As I mentioned yesterday, the Pirates had two big guns on offense in Willie Stargell and Dave Parker, but the lineup in 1978 lacked depth.  Offense up the middle looked like a potential problem going into 1979.

The returning regular behind the plate was Ed Ott, a roughly average hitter and capable defender who typically put up a CS% around average.  A left-handed hitter, Ott seldom faced LHPs during his career and, not surprisingly, didn’t hit much against them.  He’d have a new platoon mate in ’79, with rookie Steve Nicosia replacing free agent Duffy Dyer.  The 23-year-old Nicosia had only six plate appearances in the majors prior to ’79, but he’d put up a .922 OPS in AAA in ’78.  Like Ott, he proved to be a competent defender.

Also on hand was Manny Sanguillen, rescued at the beginning of the ’78 season from a one-year exile in Oakland, where he’d gone in exchange for manager Chuck Tanner.  With his knees largely shot, Sangy had gone downhill quickly.  He seldom caught in ’78, mostly appearing as a platoon first baseman and pinch hitter.  In ’79 he mostly served as a pinch hitter.

The infield corners were manned by Willie Stargell and Phil Garner.  Pops’ playing time was increasingly limited, but he was still a formidable power hitter.  In ’78, he posted a 295/382/567 line (in a much less offense-oriented era), with 28 dingers and 97 RBIs, despite playing only about two thirds of the time.

Garner came to the Pirates in a nine-player trade with Oakland prior to the ’77 season.  The Pirates gave up a lot, sending out Tony Armas, Mitchell Page, Doug Bair, Rick Langford, mega-disappointment Doc Medich, and fading relief ace Dave Giusti.  (The Pirates traded Garner to the Astros in 1981 for Johnny Ray.)  A natural second baseman, Garner moved to third for the Pirates in deference to Rennie Stennett.  He’d been a slightly above-average hitter with solid all-around skills.

The middle infield looked more iffy.  Stennett seemed to be establishing himself as a star in 1977, playing outstanding defense at second and batting .336.  A couple years previously he’d had the 20th century’s only seven-hit game.  His ’77 season ended in August, though, with a broken right leg.  He was never the same after that, posting just a 60 OPS+ in ’78.  At short the Pirates had five-year starter Frank Taveras, a below-average hitter and increasingly erratic defender with excellent speed.  He’d led the majors in steals with 70 back in 1977, but in ’78 he led everybody in getting caught stealing.  The primary infield backup — in fact, the only one who played much — was Dale Berra, son of Yogi.  He was a good hitter in the minors, but it never came together for him in the majors.  Still only 22, he’d gotten into 56 games with the Bucs in ’78.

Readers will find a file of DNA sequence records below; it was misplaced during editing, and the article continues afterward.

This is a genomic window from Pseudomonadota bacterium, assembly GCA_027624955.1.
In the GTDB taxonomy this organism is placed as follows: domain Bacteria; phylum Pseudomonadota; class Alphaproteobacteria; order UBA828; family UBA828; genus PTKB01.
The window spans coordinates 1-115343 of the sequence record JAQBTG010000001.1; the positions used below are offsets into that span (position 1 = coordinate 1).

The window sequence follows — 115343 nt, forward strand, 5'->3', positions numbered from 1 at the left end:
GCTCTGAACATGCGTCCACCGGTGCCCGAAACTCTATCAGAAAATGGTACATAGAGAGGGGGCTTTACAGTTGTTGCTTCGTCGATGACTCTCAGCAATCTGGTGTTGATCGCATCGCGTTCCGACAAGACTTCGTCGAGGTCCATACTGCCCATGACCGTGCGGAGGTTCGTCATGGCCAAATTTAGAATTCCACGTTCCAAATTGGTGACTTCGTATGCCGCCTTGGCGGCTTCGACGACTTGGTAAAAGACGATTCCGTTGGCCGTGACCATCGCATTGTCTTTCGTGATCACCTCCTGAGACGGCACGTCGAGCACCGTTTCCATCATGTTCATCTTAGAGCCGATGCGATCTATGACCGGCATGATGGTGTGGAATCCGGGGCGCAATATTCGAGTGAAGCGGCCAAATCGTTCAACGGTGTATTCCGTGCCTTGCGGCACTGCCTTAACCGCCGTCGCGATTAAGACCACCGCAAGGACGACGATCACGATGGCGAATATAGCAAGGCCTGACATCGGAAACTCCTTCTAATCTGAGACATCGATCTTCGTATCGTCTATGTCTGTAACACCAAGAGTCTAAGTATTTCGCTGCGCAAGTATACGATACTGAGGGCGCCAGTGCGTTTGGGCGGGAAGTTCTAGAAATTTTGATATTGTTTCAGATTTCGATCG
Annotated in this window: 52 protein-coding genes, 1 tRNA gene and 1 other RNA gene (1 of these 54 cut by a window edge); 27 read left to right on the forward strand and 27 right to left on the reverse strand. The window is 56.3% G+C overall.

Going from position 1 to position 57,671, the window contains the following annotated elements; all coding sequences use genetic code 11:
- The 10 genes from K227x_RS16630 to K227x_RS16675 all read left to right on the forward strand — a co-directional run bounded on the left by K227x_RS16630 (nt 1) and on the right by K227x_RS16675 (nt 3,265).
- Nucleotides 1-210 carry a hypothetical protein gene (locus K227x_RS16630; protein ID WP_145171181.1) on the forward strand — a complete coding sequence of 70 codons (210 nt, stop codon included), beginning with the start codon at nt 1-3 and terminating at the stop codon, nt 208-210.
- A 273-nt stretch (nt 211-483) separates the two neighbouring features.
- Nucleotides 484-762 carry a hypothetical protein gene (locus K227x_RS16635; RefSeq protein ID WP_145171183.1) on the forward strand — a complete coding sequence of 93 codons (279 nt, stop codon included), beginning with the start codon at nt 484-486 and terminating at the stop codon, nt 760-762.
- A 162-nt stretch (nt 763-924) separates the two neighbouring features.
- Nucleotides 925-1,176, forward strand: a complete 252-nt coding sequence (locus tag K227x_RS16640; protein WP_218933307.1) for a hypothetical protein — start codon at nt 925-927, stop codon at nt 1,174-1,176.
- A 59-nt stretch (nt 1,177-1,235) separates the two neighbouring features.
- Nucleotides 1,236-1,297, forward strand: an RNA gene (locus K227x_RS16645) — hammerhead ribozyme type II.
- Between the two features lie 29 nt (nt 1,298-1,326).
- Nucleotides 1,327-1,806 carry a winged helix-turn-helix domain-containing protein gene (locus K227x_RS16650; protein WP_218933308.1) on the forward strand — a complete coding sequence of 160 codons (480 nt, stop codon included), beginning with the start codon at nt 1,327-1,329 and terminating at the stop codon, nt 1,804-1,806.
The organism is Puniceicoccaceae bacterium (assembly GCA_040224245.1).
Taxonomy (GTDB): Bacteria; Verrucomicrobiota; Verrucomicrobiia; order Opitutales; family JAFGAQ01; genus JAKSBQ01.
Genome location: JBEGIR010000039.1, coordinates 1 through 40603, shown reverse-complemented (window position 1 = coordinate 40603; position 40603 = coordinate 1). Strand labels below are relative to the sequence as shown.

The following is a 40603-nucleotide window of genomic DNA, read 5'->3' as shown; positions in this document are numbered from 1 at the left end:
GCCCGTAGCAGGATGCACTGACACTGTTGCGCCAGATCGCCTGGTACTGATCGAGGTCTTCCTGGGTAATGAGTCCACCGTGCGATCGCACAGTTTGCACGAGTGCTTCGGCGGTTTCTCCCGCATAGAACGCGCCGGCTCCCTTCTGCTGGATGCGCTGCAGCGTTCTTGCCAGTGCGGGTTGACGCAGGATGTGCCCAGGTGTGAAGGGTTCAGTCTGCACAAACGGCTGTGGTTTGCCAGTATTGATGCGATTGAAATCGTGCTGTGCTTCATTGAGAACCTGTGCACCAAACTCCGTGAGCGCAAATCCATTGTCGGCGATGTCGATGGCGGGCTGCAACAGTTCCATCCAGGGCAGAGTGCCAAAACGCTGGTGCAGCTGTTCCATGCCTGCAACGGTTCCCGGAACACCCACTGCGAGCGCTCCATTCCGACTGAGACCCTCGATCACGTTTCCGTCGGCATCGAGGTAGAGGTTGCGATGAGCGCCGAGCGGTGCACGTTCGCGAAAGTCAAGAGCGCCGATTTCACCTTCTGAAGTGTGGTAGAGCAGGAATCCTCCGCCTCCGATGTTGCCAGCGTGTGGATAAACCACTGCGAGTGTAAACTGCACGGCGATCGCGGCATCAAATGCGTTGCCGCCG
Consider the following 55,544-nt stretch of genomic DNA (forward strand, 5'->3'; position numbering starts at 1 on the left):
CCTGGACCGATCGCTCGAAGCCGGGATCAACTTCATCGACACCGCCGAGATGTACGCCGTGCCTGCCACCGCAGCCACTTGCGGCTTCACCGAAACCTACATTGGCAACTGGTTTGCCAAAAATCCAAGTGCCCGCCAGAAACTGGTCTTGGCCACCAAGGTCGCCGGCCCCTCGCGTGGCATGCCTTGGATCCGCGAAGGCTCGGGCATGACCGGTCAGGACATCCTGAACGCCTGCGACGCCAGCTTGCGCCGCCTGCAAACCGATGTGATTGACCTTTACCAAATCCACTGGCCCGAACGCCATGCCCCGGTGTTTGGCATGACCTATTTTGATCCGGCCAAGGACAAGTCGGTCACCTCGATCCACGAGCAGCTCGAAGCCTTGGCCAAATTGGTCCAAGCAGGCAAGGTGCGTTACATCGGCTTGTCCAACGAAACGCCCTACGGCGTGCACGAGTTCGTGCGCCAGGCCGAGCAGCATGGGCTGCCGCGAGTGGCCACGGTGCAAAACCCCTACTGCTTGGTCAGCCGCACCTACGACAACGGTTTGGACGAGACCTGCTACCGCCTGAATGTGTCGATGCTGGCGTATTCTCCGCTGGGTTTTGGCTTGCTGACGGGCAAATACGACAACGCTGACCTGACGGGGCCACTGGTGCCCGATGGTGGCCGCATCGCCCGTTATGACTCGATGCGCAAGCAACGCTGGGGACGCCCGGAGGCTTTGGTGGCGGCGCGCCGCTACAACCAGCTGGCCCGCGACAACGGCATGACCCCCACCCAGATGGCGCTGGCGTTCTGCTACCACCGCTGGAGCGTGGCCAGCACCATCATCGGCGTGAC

The outfield, as usual, figured to be a strong point, mainly due to right fielder Dave Parker.  The reigning MVP, Parker was coming off his career-best season, batting 334/394/585 in 1978, with 30 home runs and 117 RBIs.  Also known for one of baseball’s best outfield arms, Parker could be error-prone in the field, not surprisingly with his 6’5″ frame.

Center and left featured Omar Moreno and Bill Robinson.  The very speedy Moreno was a type of player not much favored these days, as he was just a so-so hitter with little power who seldom walked.  (The ’78 season had been an exception for him, with 81 free passes.)  Moreno added a lot of value on the bases despite high CS totals, and covered a lot of ground in center, although he could be erratic there.  He’d led the majors in steals with 71 in 1978 and went on to total 487 in his career.  Robinson was a late-bloomer, finally establishing himself at age 32 with the Pirates in 1975.  He generally hit for average and power, although he almost never walked.  Robinson sometimes spelled Stargell at first, and now and then played third.  He needed to bounce back from a weak ’78 season in which he’d batted just 246/296/411.

The Pirates had a lot of outfield depth, with Lee Lacy, John Milner and Mike Easler.  Lacy had just signed with them as a free agent and could also play second.  Milner had come from Texas in a massive, four-team trade after the ’77 season (more on that tomorrow).  Like Robinson, he could also play first and was coming off something of a down season.  Easler was a long-time AAA slugger who finally got established in 1980; for the time being, he was mainly a pinch hitter.

Finally, the Pirates opened the season with a very Tanner-like gadget player in Matt Alexander.  He ultimately managed a nine-year career almost exclusively as a pinch runner.  He finished his career with 103 steals and only 195 plate appearances.

Tomorrow, the pitching.

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